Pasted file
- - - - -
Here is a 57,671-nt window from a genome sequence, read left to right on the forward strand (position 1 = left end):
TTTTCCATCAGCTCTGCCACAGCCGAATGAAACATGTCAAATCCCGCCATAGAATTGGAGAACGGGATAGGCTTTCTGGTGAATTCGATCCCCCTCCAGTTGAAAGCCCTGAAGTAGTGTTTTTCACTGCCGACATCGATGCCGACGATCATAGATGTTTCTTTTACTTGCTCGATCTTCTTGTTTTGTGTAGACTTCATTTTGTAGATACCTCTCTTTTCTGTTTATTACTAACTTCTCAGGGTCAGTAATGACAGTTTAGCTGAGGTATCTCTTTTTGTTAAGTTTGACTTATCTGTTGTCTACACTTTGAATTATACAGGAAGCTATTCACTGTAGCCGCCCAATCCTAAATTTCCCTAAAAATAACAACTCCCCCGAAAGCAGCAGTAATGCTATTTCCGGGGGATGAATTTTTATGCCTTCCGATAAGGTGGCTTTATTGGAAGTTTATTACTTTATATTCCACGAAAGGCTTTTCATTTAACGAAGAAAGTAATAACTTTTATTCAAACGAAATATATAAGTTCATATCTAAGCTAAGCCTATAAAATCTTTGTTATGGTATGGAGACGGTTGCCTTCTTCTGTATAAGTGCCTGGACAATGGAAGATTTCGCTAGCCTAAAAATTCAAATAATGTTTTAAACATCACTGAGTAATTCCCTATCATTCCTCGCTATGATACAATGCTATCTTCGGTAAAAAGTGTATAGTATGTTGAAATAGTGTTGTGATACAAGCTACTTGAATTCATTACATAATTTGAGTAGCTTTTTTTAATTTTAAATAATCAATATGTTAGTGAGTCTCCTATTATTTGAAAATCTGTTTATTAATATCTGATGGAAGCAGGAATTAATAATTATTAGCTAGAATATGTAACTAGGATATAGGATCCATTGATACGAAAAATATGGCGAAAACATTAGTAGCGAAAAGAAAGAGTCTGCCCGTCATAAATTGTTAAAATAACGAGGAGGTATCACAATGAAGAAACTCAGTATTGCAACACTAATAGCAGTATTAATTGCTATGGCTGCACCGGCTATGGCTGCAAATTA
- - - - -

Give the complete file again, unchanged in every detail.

Here is a 57,671-nt window from a genome sequence, read left to right on the forward strand (position 1 = left end):
TTTTCCATCAGCTCTGCCACAGCCGAATGAAACATGTCAAATCCCGCCATAGAATTGGAGAACGGGATAGGCTTTCTGGTGAATTCGATCCCCCTCCAGTTGAAAGCCCTGAAGTAGTGTTTTTCACTGCCGACATCGATGCCGACGATCATAGATGTTTCTTTTACTTGCTCGATCTTCTTGTTTTGTGTAGACTTCATTTTGTAGATACCTCTCTTTTCTGTTTATTACTAACTTCTCAGGGTCAGTAATGACAGTTTAGCTGAGGTATCTCTTTTTGTTAAGTTTGACTTATCTGTTGTCTACACTTTGAATTATACAGGAAGCTATTCACTGTAGCCGCCCAATCCTAAATTTCCCTAAAAATAACAACTCCCCCGAAAGCAGCAGTAATGCTATTTCCGGGGGATGAATTTTTATGCCTTCCGATAAGGTGGCTTTATTGGAAGTTTATTACTTTATATTCCACGAAAGGCTTTTCATTTAACGAAGAAAGTAATAACTTTTATTCAAACGAAATATATAAGTTCATATCTAAGCTAAGCCTATAAAATCTTTGTTATGGTATGGAGACGGTTGCCTTCTTCTGTATAAGTGCCTGGACAATGGAAGATTTCGCTAGCCTAAAAATTCAAATAATGTTTTAAACATCACTGAGTAATTCCCTATCATTCCTCGCTATGATACAATGCTATCTTCGGTAAAAAGTGTATAGTATGTTGAAATAGTGTTGTGATACAAGCTACTTGAATTCATTACATAATTTGAGTAGCTTTTTTTAATTTTAAATAATCAATATGTTAGTGAGTCTCCTATTATTTGAAAATCTGTTTATTAATATCTGATGGAAGCAGGAATTAATAATTATTAGCTAGAATATGTAACTAGGATATAGGATCCATTGATACGAAAAATATGGCGAAAACATTAGTAGCGAAAAGAAAGAGTCTGCCCGTCATAAATTGTTAAAATAACGAGGAGGTATCACAATGAAGAAACTCAGTATTGCAACACTAATAGCAGTATTAATTGCTATGGCTGCACCGGCTATGGCTGCAAATTA